Critical bugs in LG TVs could allow complete device takeover

A handful of bugs in LG smart TVs running WebOS could allow an attacker to bypass authorization and gain root access on the device.

Once they have gained root, your TV essentially belongs to the intruder who can use that access to do all sorts of nefarious things including moving laterally through your home network, dropping malware, using the device as part of a botnet, spying on you — or at the very least severely screwing up your streaming service algorithms.

Bitdefender Labs researcher Alexandru Lazăr spotted the four vulnerabilities that affect WebOS versions 4 through 7. In an analysis published today, the security firm noted that while the vulnerable service is only intended for LAN access, more than 91,000 devices are exposed to the internet, according to a Shodan scan.

Here’s a look at the four flaws:

  • CVE-2023-6317: a PIN/prompt bypass that allows an attacker to set a variable and add a new user account to the TV without requiring a security PIN. It has a CVSS rating of 7.2.
  • CVE-2023-6318: a critical command injection flaw with a 9.1 CVSS rating that allows an attacker to elevate an initial access to root-level privileges and take over the TV.
  • CVE-2023-6319: another 9.1-rated command injection vulnerability that can be triggered by manipulating the music-lyrics library.
  • CVE-2023-6320: a critical command injection vulnerability that can be triggered by manipulating an API endpoint to allow execution of commands on the device as dbus, which has similar permissions as root. It also received a 9.1 CVSS score.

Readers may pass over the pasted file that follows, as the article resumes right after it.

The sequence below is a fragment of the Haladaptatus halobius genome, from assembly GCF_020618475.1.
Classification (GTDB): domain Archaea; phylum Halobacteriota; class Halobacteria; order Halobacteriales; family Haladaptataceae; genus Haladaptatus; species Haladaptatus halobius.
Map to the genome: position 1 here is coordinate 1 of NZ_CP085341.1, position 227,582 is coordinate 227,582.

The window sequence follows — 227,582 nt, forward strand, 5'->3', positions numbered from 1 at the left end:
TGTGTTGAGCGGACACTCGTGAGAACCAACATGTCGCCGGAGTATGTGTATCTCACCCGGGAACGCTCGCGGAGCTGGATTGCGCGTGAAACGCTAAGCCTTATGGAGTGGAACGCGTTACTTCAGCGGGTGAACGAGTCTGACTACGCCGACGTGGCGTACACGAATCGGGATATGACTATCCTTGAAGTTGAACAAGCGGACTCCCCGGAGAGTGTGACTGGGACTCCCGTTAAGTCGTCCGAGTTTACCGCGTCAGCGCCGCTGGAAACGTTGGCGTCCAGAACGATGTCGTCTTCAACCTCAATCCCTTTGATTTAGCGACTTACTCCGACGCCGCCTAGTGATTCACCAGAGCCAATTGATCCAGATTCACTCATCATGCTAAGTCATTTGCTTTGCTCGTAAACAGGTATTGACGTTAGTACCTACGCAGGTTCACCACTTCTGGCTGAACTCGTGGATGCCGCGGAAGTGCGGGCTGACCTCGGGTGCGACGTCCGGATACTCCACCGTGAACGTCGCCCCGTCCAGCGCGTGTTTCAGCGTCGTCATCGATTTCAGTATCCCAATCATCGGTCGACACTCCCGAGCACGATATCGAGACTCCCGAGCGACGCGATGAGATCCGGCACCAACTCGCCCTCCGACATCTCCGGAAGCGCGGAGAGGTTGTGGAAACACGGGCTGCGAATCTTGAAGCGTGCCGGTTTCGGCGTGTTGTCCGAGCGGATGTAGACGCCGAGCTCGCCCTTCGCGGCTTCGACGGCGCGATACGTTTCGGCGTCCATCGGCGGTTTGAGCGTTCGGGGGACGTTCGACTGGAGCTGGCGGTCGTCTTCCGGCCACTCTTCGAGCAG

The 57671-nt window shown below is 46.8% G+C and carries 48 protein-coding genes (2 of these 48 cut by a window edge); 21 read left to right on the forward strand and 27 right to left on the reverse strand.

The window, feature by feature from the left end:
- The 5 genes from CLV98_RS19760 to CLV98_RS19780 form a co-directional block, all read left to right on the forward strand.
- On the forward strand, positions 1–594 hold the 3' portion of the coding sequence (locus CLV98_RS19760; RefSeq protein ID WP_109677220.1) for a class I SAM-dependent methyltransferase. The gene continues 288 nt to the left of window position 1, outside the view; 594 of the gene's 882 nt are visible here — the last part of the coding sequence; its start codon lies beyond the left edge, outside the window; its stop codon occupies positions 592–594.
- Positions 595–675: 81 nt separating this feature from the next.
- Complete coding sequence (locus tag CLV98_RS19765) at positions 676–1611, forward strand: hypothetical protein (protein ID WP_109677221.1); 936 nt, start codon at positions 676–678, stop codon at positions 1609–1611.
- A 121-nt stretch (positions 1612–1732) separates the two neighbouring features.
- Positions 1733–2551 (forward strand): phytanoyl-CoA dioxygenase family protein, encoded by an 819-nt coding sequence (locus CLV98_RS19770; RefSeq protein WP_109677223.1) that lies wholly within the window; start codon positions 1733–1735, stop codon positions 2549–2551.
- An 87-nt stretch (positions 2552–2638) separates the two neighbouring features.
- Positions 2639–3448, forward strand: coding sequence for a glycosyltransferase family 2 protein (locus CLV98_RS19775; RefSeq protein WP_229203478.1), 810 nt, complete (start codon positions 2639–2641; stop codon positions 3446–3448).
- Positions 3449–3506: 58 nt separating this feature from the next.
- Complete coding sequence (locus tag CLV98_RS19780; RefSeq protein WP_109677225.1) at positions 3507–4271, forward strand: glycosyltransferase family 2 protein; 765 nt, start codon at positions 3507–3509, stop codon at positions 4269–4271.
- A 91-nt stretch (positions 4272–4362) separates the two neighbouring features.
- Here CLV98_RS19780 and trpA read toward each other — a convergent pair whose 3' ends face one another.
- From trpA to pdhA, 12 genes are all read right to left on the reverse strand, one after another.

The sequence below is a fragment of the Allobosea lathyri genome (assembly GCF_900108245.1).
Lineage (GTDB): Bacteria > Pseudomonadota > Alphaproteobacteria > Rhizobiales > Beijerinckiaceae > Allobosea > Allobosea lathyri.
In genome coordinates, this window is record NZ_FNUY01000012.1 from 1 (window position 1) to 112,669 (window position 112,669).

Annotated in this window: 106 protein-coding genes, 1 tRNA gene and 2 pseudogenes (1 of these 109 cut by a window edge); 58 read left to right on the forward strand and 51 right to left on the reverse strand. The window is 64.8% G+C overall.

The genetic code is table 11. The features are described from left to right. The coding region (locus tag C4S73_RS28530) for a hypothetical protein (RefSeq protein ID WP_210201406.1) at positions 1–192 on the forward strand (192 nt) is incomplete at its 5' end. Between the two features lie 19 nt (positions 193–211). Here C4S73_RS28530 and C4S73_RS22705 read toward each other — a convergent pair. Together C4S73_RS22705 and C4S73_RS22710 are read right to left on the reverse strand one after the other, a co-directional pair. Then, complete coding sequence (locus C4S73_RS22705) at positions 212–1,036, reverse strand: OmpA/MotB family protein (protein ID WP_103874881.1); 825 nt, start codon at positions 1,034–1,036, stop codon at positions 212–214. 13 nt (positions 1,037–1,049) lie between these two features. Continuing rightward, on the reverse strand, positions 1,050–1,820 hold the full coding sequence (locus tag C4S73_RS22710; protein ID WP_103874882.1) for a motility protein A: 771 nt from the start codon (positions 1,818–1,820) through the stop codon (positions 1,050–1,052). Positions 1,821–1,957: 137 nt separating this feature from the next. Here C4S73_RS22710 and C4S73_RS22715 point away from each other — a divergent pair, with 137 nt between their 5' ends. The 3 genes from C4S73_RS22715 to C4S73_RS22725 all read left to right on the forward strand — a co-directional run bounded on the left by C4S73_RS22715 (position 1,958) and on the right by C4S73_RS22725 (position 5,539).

In order to abuse any of the command injection flaws, however, the attacker must first exploit CVE-2023-6317. This issue is down to WebOS running a service on ports 3000/3001 that allows users to control their TV on their smartphone using a PIN. But, there’s a bug in the account handler function that sometimes allows skipping the PIN verification:

The function that handles account registration requests uses a variable called skipPrompt which is set to true when either the client-key or the companion-client-key parameters correspond to an existing profile. It also takes into consideration what permissions are requested when deciding whether to prompt the user for a PIN, as confirmation is not required in some cases.

After creating an account with no permissions, an attacker can then request a new account with elevated privileges “but we specify the companion-client-key variable to match the key we got when we created the first account,” the team reports.

The server confirms that the key exists, but doesn’t verify which account it belongs to, we’re told. “Thus, the skipPrompt variable will be true and the account will be created without requesting a PIN confirmation on the TV,” the team reports

And then, after creating this account with elevated privileges, an attacker can use that access to exploit the other three flaws that lead to root access or command execution as the dbus user.

Lazăr responsibly reported the flaws to LG on November 1, 2023, and LG asked for a time extension to fix them. The electronics giant issued patches on March 22. It’s a good idea to check your TV for software updates and apply the WebOS patch now.

Source: Critical bugs in LG TVs could allow complete device takeover

Robin Edgar

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